Policy makers, health care providers, and health insurance companies increasingly recognize the need to reduce health care costs and improve outcomes for high-cost, high-need populations. As a leading human services organization, Vinfen is uniquely positioned to address the social and behavioral health needs of the people health care organizations are focused on.
Vinfen’s Vice President of Integrated Care and Innovation Kim Shellenberger presented on this topic during a joint Chronicle of Philanthropy and Robert Wood Johnson Foundation webinar titled Aligning Health Care & Social Services: Insights for Grantmakers. Kim was joined by Northeastern University Professor Jean McGuire and Health Share of Oregon Chief Equity and Engagement Officer Michael Anderson-Nathe. Robert Wood Johnson Foundation’s Hilary Heishman was the moderator.
Dr. McGuire presented the findings from a national research project that reviewed the state of the human services sector and promising models of health and human service collaborations to address social factors of health and ways to improve the health of populations.
Kim discussed one promising model: the Massachusetts Behavioral Health Community Partner (BHCP) program. The state of Massachusetts developed mechanisms for community-based organizations like Vinfen to work directly with MassHealth Accountable Care Organizations (ACOs) to coordinate care for people with serious mental illness and other types of disabilities. “Vinfen is participating in a unique Massachusetts state experiment that partners social service organizations with health care entities to coordinate care and address social needs for high cost/ high need enrollees in MassHealth, our state Medicaid program,” explained Kim.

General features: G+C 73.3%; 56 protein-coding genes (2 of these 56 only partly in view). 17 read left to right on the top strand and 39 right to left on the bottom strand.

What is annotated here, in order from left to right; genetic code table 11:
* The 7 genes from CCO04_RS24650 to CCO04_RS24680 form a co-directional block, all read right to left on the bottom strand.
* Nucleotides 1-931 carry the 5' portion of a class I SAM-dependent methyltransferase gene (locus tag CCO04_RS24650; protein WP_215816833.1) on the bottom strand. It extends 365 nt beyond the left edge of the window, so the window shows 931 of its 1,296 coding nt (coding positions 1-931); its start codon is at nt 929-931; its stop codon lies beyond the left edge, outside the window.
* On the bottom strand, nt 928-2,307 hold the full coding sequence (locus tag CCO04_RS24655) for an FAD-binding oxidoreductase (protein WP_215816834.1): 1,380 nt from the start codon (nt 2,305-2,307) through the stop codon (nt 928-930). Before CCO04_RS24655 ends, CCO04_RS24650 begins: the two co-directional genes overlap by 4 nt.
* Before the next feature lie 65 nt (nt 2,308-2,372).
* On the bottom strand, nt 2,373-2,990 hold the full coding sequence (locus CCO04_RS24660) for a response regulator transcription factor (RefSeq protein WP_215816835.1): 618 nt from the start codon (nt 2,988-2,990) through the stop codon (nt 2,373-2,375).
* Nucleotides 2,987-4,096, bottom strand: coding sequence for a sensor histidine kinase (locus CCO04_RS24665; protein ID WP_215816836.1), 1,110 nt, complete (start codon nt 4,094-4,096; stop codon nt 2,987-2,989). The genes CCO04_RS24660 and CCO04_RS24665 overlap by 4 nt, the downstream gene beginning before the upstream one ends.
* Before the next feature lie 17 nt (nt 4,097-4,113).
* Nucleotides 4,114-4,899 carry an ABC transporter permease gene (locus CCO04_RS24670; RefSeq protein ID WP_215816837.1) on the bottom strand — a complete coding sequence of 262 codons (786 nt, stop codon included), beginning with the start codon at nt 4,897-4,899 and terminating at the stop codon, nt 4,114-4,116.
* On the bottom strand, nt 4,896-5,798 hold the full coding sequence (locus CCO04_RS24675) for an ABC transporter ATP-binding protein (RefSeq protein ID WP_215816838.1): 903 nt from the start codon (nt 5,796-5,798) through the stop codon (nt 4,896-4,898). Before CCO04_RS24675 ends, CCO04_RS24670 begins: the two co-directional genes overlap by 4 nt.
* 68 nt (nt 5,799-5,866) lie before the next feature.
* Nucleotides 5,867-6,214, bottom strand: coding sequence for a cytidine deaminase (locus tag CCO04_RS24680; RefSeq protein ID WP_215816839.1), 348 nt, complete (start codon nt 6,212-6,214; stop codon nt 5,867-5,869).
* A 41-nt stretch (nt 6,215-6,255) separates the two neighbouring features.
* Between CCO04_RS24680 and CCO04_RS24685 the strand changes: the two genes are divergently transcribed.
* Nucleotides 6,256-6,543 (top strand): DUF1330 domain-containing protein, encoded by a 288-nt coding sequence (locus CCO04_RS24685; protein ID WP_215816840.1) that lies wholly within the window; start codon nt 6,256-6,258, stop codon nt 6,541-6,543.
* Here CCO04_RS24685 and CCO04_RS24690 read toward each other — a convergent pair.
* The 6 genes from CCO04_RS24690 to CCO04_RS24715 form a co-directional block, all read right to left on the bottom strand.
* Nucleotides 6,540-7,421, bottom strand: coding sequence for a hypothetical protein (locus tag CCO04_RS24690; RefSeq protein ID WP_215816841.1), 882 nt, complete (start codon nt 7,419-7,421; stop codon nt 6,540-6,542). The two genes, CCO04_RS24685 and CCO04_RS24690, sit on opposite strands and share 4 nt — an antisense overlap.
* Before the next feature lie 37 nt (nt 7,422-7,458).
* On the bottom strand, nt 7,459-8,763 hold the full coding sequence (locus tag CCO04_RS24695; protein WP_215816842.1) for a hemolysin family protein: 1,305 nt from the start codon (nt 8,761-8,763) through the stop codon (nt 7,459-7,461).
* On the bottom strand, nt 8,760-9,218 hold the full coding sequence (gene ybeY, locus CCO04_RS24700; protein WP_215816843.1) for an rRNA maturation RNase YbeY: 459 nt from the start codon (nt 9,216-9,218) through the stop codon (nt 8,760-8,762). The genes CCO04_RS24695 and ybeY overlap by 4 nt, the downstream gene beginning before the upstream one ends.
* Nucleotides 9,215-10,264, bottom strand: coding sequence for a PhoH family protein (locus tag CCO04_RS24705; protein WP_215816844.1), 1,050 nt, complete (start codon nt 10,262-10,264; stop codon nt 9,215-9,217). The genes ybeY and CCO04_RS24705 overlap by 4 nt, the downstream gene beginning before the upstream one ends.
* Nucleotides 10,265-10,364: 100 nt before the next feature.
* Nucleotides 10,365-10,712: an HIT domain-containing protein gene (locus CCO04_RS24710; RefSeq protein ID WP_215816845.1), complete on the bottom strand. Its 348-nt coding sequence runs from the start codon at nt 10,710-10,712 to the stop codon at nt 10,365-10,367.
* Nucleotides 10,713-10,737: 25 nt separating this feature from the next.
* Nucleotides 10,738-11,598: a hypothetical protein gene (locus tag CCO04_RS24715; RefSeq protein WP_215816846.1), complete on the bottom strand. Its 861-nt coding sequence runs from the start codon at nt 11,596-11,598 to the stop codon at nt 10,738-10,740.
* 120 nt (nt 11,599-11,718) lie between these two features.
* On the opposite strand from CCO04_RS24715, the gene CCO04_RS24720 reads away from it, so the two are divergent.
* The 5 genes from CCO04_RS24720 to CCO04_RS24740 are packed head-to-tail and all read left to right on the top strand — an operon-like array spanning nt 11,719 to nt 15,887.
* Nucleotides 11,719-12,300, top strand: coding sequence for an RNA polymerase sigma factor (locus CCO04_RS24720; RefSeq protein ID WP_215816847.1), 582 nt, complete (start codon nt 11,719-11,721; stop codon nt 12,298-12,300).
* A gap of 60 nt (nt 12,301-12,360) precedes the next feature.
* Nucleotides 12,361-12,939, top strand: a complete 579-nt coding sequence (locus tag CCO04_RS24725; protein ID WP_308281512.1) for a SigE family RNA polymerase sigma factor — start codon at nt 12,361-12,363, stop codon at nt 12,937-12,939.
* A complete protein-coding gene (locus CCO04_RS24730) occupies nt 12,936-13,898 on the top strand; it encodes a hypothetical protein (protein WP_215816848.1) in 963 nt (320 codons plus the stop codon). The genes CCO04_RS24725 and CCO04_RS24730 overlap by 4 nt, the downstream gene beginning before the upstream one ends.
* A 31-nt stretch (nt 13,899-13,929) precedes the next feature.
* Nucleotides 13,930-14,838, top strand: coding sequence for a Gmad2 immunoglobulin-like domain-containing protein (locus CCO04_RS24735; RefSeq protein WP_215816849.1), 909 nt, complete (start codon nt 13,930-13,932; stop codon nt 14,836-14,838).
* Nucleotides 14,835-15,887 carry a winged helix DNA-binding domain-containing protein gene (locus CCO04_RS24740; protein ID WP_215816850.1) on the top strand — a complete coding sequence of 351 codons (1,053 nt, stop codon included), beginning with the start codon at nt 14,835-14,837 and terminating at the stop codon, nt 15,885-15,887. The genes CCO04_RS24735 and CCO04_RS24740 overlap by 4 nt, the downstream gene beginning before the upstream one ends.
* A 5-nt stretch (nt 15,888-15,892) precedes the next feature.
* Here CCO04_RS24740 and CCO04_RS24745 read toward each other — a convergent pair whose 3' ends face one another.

Massachusetts is one of around a dozen states that have received special federal funding called the Delivery System Reform Incentive Program (DSRIP) to reform the Medicaid delivery system. Most DSRIP states, including Massachusetts, have used federal funding to create Medicaid ACOs that carried the responsibility of total cost of care and the improvement of health outcomes. Massachusetts is the only state however that also used DSRIP funding, over $500 million, to invest in community-based organizations providing care coordination. “Vinfen is in a Community Partner consortium with six other organizations called Community and LTSS Care Partners and is working with 14 MassHealth ACOs,” Kim added.
Vinfen’s Community Partner programs are serving nearly 2,500 people. In July of 2018, Vinfen created five regional teams (Boston, Somerville, Lowell, Lawrence, Plymouth/Cape Cod) and hired around 50 staff who serve as Clinical Care Managers and Care Coordinators. Although the Community Partner program is only 14 months old, it is already showing great results.
Vinfen’s Community Partner staff have facilitated access to medical services for people who have had challenges navigating the system. They arranged for transportation and other types of services in the home to allow people to live more independently. Staff have worked with hospital staff to support people leaving the hospital as well as worked with primary care doctors to ensure people are taking the right medications. “We are pleased that this program is receiving recognition by the national funding community. We believe that human service organizations like Vinfen have significant expertise to bring to health care,” Kim concluded.